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Statutes of Limitations in Insurance Policies

Besides the statutes of limitations which have been enacted as laws by the Tennessee legislature, there is a second type of statutes of limitations.  Many insurance policies contain terms which require an insured or policy owner to file a lawsuit within a certain amount of time. Anyone with a breach of contract claim, or other claim, arising from an insurance policy must be very, very aware of the limitations periods for filing lawsuits which are contained in insurance policies and how they work.

In Tennessee, limitations periods clauses in insurance policies are valid and enforceable even though many such clauses will bar a lawsuit unless it is filed within a period of time which is substantially shorter than Tennessee law would otherwise require.  For example, in most insurance policy lawsuits, the main claim of the insured is that the insurance company is liable for breach of contract for not paying the claim.  Under Tennessee law, a person has a full six years to file a breach of contract lawsuit.  Many insurance policies, however, have provisions that essentially require a lawsuit to be filed within one year.

For either a statute of limitations made by state law or one made by an insurance company and placed in a policy, you need to know when the limitations period started.  The day when the limitations period started is referred to as the “accrual of the cause of action.” When courts and lawyers talk about the date the cause of action accrued, they are referring to the date that the limitations period began to run — the date when the clock began to tick.

When the limitations period in an insurance policy begins to run can be a little tricky because of the fact that most policies (every policy I have ever seen) allow the insurance company a certain amount of time, usually sixty days, to make a decision about whether to pay the claim.  During that period of time, a lawsuit cannot be filed against the insurance company.  Because the insurance company cannot be sued during that period of immunity, that period will have an effect on when the statute of limitations in the policy begins to run.

A recent case of the Court of Appeals of Tennessee explains how statutes of limitations in insurance policies work in Tennessee.  It is also a cautionary tale of how a statute of limitations within an insurance policy can be fatal.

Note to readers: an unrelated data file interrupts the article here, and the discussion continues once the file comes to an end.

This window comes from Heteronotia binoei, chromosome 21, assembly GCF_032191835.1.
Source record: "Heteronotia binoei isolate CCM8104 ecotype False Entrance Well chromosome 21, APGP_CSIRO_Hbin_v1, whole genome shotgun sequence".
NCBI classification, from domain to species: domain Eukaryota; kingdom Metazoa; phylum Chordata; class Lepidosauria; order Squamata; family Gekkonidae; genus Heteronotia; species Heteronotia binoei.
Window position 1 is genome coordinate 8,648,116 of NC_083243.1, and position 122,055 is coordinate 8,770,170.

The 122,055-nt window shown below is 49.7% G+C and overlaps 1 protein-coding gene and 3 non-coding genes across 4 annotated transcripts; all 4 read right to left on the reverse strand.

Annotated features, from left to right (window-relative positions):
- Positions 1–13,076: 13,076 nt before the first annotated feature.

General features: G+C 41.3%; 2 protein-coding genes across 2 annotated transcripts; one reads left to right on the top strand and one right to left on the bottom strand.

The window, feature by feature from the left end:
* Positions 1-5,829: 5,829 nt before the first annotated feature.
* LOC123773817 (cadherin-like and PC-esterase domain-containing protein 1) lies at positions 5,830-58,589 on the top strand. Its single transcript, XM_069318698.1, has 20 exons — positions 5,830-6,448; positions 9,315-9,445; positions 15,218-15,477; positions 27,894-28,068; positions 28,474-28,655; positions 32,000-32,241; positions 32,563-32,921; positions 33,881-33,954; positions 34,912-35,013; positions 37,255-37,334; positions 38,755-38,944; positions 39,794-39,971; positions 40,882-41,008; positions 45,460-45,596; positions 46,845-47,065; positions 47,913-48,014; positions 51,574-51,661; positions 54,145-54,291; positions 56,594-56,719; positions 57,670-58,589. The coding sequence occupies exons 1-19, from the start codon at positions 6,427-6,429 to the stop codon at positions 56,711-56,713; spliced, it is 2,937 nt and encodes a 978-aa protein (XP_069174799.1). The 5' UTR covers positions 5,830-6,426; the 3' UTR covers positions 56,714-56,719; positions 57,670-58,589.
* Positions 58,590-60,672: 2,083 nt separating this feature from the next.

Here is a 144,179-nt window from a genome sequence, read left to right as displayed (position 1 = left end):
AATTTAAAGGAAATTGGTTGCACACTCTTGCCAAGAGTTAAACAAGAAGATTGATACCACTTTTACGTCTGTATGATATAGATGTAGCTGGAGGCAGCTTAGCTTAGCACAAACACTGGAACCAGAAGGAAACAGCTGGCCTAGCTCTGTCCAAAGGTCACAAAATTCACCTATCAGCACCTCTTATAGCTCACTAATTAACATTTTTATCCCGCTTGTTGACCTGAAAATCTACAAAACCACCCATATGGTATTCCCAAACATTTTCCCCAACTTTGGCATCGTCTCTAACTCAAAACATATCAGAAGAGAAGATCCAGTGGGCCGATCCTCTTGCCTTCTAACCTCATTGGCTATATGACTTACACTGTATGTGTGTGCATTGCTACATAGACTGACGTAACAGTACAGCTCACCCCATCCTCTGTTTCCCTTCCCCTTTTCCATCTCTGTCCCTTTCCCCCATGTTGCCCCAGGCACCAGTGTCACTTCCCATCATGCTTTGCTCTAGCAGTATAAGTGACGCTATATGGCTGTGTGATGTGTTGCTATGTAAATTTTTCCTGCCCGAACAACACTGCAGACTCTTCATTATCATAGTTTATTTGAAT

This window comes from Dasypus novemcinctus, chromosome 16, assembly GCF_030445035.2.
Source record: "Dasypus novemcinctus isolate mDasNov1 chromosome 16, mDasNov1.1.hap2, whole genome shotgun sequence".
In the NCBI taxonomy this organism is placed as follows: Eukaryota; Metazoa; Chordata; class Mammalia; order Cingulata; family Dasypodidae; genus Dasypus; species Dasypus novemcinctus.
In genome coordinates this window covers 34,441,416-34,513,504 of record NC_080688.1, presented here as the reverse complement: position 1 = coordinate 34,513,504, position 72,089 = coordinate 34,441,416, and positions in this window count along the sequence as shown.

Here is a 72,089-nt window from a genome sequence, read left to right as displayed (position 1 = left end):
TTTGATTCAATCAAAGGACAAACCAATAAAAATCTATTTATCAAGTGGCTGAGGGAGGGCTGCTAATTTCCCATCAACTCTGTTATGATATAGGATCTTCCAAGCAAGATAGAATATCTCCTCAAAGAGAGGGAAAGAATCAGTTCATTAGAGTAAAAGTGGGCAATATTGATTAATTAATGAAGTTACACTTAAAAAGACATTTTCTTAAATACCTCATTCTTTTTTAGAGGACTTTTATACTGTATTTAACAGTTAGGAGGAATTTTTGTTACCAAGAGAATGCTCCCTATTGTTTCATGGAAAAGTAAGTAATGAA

The case is Meyers v. Farmers Aid Assoc. of Loudon County (Tenn. Ct. App. 2014), and here are the basic facts:

  • The Plaintiff owned a home
  • The Plaintiff had the home insured with a homeowner’s policy
  • On Sept. 14, 2011 a fire destroyed the Plaintiff’s home
  • On Nov. 15, 2011, the Plaintiff submitted a proof of loss (claim) to the Insurance Company
  • The Insurance Company never responded to the Plaintiff’s claim
  • On March 13, 2013, more than a year and half after he filed his claim with the Insurance Company, the Plaintiff filed his lawsuit
  • The insurance policy required the Insurance Company to pay the loss, if it deemed it a covered loss, within sixty days of receiving the claim from the insured (the Plaintiff)
  • The insurance policy required that any lawsuit be filed “within twelve months next after inception of the loss”

The trial court held that the Plaintiff’s lawsuit was not barred because the statute of limitations was tolled during the time period that the Insurance Company did not respond to the claim filed by the Plaintiff.  The Court of Appeals disagreed and reversed.

In reversing the trial court, the Court of Appeals laid out clearly the law regarding when statutes of limitations in insurance policies begin to run. For Tennessee lawyers who handle insurance policy cases, the opinion is a helpful reference.

The Court of Appeals held that the statute of limitations in the policy began to run sixty days after the Plaintiff submitted his claim.  It also pointed out that, had the Insurance Company denied the claim thirty days after the Plaintiff had submitted it, the statute of limitations in the insurance policy would have begun to run at that point.  So, the rule is that the statute of limitations in such policies begins to run on the day that is the sooner of when the insurance company informs the insured that the claim is denied or sixty days after the claim was submitted if the insurance company does not respond to the claim within sixty days.